Elderly people 'may be asked to stay at home' to avoid new lockdown

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Elderly people and others at increased risk from coronavirus could be asked to stay home again under plans to avoid a second national lockdown, according to a report.

Young and healthy people would be able to move around freely under the proposal for “differential” shielding of the vulnerable, who could be allocated specific times of the week for exclusive access to shops, reported The Sunday Telegraph.

Details of the proposal emerged on the day the government’s shielding programme came to an end for 2 million people at particularly high risk from Covid-19.

A government source told the newspaper: “The shielding list was binary, you’re either on it or you’re not. Now we know more, we can be more sophisticated about it.”

The proposal is said to have been drawn up by the Cabinet Office’s Covid-19 unit after Boris Johnson asked for ideas about how the UK could avoid a second wave of infections without shutting down the economy again.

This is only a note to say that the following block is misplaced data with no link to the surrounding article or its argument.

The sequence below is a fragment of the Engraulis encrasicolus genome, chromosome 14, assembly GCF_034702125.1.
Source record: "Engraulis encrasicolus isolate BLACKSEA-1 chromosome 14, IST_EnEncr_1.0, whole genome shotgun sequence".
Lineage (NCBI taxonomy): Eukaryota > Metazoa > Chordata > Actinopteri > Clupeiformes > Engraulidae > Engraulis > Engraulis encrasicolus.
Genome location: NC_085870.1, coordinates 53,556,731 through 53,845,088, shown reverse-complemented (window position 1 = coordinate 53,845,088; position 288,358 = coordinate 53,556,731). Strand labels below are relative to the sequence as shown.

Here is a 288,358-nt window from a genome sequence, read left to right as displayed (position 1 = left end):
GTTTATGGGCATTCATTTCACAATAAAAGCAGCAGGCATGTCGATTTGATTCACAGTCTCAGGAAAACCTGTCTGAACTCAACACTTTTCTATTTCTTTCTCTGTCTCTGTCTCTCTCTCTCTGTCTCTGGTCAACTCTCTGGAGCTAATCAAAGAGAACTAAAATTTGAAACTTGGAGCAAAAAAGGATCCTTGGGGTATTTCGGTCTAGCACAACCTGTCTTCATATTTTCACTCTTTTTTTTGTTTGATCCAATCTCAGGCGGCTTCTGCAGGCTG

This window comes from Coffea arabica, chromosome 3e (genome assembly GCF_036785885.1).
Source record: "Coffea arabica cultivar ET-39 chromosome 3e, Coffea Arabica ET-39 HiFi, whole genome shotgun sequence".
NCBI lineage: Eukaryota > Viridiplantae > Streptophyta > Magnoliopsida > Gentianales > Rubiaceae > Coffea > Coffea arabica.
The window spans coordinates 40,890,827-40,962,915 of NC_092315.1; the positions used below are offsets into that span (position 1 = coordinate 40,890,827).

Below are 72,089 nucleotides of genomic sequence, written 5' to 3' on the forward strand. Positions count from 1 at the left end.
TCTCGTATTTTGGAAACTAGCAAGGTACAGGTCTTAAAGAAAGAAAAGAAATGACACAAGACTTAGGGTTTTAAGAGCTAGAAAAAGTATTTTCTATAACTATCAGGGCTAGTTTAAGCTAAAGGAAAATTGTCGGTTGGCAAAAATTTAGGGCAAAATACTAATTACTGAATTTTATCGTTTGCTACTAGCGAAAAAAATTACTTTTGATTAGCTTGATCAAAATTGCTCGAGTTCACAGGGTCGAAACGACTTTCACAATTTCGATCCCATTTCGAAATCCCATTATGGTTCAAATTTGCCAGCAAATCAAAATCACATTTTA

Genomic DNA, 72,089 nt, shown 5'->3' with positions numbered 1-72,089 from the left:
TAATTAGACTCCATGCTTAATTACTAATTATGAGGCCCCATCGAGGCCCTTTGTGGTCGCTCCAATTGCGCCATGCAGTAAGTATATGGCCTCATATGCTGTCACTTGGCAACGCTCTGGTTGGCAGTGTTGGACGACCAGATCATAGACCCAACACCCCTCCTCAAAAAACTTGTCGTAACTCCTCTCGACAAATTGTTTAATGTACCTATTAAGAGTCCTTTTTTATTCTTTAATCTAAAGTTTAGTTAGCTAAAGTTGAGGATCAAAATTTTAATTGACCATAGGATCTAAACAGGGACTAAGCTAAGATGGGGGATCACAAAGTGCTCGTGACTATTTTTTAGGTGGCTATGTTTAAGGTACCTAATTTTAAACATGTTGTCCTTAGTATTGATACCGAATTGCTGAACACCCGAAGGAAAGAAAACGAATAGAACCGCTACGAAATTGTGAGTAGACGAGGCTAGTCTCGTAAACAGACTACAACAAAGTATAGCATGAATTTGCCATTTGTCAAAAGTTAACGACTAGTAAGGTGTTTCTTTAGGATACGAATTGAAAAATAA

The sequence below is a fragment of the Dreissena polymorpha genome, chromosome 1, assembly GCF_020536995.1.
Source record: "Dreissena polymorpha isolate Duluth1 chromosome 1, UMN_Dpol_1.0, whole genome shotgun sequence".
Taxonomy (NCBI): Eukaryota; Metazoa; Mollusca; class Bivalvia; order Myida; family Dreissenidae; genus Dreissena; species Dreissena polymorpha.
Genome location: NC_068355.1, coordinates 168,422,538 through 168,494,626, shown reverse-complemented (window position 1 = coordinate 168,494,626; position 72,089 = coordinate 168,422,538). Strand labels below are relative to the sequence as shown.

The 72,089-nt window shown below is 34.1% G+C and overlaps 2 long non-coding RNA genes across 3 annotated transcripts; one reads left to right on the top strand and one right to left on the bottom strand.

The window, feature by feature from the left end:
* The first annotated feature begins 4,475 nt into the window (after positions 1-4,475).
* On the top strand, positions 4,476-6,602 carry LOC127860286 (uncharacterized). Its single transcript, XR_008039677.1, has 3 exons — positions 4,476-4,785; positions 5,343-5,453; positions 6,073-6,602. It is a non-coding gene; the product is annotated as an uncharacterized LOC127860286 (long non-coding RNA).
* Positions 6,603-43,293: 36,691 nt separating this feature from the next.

Other proposals reported to be under consideration include a city-wide lockdown of London if cases spike in the capital, tougher quarantine overseas arrivals, and stricter local lockdowns.

It comes as pressure grows on Boris Johnson to reinstate elements of the lockdown amid growing concern that rising infections could be the start of a second wave.

One member of the Independent Sage group of scientists told The Independent “super-spreader areas” such as pubs and gyms should close again to reduce the pressure on the NHS before winter.

England’s chief medical officer, Chris Whitty, said on Friday the country may have reached “the limits of what we can do in terms of opening up society” and that “trade-offs” could be required to loosen more restrictions.

Researchers at the University of Edinburgh have previously modelled a “two-tier approach” to lockdown in restrictions are eased for young and healthy members of the population but the vulnerable, as well as carers and health workers, are shielded.

The Cabinet Office declined to comment.


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